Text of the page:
IN THE WASHINGTON POST recently, a man took a full page ad to tell his wife on their anniversary and her birthday that he loved her. It cost him over $6,000 to send his version of the very best, which like all things newspaperish has either yellowed by now or wound up in the bottom of a parakeet cage. This is a sad truth any columnist could have told him.
The man is associated with the real estate business which, until the ad came along, we were given to believe was in a slump. His wife is in business with him. She said she did not know anything about the ad until a reporter called her and asked her for a comment. She said she was pleased.
Maybe she was, but if she wasn't, I doubt she would say so. The rules pertaining to gifts do not permit anything other than a smile and a thank-you when you get one. This holds true in cases like this even though such public protestations of love sometimes augur a guilty conscience and always call as much attention to the giver as it does to the givee. It is the husband, after all, who has seized our attention, and what murmurings there were the next day did not concern what kind of woman deserved such a gift, but rather what kind of man would give it. Somehow she got lost in all this.
This is a common phenomenon. You could call it the gift that doesn't quite give or the gift that gives to anyone in sight. Examples are the singing telegrams in which the recipient is made to feel like a fool and the birthday dinner in which the waiters gather around the table and make the honored guest part of the floor show and, of course, the romance-by-plane routine in which some romantic message is written across the heavens by a skywriter -- "I LOVE YOU JANE."
Include, in somewhat the same spirit, the enormous rocks some women sport on their fingers, a testament more to their husband's success than to their love. It almost appears as if they have rented space on their wive's fingers to tell the world they have made it big. The same holds for gifts like really audacious furs, convertibles of any color and, in their own way, articles that are engraved with the name of the giver and are either tasteless or useless after they have gone their own way.
I happen to know something about this firsthand because not too long ago a friend sent me a birthday gift -- a belly dancer. She came up to the hallowed newsroom of The Washington Post and there, in approximately the same spot where Robert Redford once stood, rang a bell and took off her clothes. Colleagues assembled from all over the newsroom while this young lady, clad in almost nothing, danced around me, putting her stomach into the rinse cycle and me into a panic. Let me tell you something, belly dancer fans.You can do two things when a naked lady is dancing around you: You can either look at her and appear the fool or not look at her and appear the fool. I had the best of all possible worlds. I did both.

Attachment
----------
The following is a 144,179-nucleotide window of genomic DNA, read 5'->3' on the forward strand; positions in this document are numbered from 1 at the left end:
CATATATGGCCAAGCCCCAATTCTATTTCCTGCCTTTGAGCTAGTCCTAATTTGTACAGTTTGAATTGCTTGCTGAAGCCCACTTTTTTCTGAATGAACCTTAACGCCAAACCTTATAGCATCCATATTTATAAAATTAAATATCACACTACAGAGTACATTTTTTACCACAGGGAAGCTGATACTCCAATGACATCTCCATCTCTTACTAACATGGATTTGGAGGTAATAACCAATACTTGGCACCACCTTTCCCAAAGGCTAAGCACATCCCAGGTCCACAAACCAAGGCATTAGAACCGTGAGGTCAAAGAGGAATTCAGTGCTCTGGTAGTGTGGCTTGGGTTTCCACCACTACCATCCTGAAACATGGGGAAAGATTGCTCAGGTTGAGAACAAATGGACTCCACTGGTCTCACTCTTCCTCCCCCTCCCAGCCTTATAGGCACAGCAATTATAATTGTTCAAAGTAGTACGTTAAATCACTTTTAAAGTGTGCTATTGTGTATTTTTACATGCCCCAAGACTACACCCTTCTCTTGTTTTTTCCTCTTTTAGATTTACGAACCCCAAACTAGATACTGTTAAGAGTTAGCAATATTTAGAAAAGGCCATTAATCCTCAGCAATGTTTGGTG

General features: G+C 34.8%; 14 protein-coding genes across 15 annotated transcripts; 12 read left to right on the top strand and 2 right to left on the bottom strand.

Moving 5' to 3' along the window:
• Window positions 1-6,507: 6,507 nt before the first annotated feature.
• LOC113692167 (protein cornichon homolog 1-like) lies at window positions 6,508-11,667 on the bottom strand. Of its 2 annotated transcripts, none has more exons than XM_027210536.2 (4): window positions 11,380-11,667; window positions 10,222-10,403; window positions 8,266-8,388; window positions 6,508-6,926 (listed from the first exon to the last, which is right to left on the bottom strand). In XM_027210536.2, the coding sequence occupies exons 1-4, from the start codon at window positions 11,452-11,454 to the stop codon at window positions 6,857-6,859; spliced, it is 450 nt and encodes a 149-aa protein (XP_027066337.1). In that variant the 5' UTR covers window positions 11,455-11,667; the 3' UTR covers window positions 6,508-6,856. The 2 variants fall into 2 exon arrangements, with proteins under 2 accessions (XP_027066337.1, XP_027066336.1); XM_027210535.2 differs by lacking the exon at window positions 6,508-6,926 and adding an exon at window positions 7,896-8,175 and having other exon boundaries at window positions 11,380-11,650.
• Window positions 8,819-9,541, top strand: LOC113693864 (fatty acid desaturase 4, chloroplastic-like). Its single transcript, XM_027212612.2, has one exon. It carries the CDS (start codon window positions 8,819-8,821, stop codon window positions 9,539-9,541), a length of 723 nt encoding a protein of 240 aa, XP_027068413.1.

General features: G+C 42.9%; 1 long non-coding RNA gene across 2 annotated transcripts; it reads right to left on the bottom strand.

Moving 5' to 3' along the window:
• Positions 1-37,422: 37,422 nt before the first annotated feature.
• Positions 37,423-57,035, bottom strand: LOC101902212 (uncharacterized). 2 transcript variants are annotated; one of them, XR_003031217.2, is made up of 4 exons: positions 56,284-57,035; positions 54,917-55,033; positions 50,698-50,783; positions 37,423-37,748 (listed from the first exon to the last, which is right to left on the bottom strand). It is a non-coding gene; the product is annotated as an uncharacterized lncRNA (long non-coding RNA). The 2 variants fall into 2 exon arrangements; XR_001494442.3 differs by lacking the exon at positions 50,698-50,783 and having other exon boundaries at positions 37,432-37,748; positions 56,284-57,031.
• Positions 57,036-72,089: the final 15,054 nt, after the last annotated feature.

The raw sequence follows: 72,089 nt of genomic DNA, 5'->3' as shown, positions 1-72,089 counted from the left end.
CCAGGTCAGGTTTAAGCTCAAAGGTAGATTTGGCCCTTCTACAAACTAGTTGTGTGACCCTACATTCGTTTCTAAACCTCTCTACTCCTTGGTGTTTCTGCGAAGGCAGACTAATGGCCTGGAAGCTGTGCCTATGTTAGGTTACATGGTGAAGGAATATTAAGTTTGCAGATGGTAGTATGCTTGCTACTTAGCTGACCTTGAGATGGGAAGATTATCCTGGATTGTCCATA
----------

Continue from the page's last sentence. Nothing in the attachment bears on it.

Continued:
In each and every one of these instances, the recipient becomes more than just someone who has received a gift. He or she becomes a spectacle, too. The gift, in some sense, is for all the people who are watching and listening and laughing themselves sick -- and for the person who paid for the gift. He or she gets lots of credit for remembering -- and for spending lots of money.
The really awful thing about such gifts, though, is that they are given with the understanding that you cannot complain. You have to pretend you're grateful. They are, after all, a gift. You have to smile and say how really touched you are and then say thank you.
A friend, quoting someone else, calls these situations "The Great Bear Trap." The principle is fairly simple. All you need for the Great Bear Trap is to be somehow disappointed or hurt by a gift and not be able to say anything about it. This is a common childhood occurence and it usually involves an expected gift that turns out to be wind-up models, for instance. It doesn't matter what the gift is, what matters is being put into a situation where you have to be grateful -- and gracious -- when you are really hurt and mad. Nothing can hurt like the wrong gift.
There are, though, no hard and fast rules about things. Who's to say that the man who sent his wife a message via the newspaper meant anything more by it than what he said -- "I love you." I, for one, take him at his word and thank him, I know he loves her but I also know that his gift helped underwrite my salary and somehow I can't help but think that I got more out of the gift than his wife did.